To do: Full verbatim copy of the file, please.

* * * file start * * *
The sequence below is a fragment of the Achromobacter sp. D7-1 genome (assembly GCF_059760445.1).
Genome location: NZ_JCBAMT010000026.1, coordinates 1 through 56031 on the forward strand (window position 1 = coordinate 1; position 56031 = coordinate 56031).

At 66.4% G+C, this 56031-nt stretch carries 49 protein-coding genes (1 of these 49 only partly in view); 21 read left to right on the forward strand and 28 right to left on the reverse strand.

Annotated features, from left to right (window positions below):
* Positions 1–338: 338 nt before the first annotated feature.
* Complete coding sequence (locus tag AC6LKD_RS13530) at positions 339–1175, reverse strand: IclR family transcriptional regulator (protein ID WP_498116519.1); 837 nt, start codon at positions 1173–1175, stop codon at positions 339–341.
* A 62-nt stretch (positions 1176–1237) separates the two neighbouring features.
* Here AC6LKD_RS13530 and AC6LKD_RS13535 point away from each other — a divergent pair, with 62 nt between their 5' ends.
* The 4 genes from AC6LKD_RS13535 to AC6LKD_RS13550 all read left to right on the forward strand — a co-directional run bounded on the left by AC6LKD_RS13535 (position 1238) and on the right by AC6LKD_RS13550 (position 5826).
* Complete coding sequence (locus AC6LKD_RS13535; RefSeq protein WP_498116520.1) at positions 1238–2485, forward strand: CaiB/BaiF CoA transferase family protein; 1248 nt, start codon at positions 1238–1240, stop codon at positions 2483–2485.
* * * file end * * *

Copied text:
The sequence below is a fragment of the Achromobacter sp. D7-1 genome (assembly GCF_059760445.1).
Genome location: NZ_JCBAMT010000026.1, coordinates 1 through 56031 on the forward strand (window position 1 = coordinate 1; position 56031 = coordinate 56031).

At 66.4% G+C, this 56031-nt stretch carries 49 protein-coding genes (1 of these 49 only partly in view); 21 read left to right on the forward strand and 28 right to left on the reverse strand.

Annotated features, from left to right (window positions below):
* Positions 1–338: 338 nt before the first annotated feature.
* Complete coding sequence (locus tag AC6LKD_RS13530) at positions 339–1175, reverse strand: IclR family transcriptional regulator (protein ID WP_498116519.1); 837 nt, start codon at positions 1173–1175, stop codon at positions 339–341.
* A 62-nt stretch (positions 1176–1237) separates the two neighbouring features.
* Here AC6LKD_RS13530 and AC6LKD_RS13535 point away from each other — a divergent pair, with 62 nt between their 5' ends.
* The 4 genes from AC6LKD_RS13535 to AC6LKD_RS13550 all read left to right on the forward strand — a co-directional run bounded on the left by AC6LKD_RS13535 (position 1238) and on the right by AC6LKD_RS13550 (position 5826).
* Complete coding sequence (locus AC6LKD_RS13535; RefSeq protein WP_498116520.1) at positions 1238–2485, forward strand: CaiB/BaiF CoA transferase family protein; 1248 nt, start codon at positions 1238–1240, stop codon at positions 2483–2485.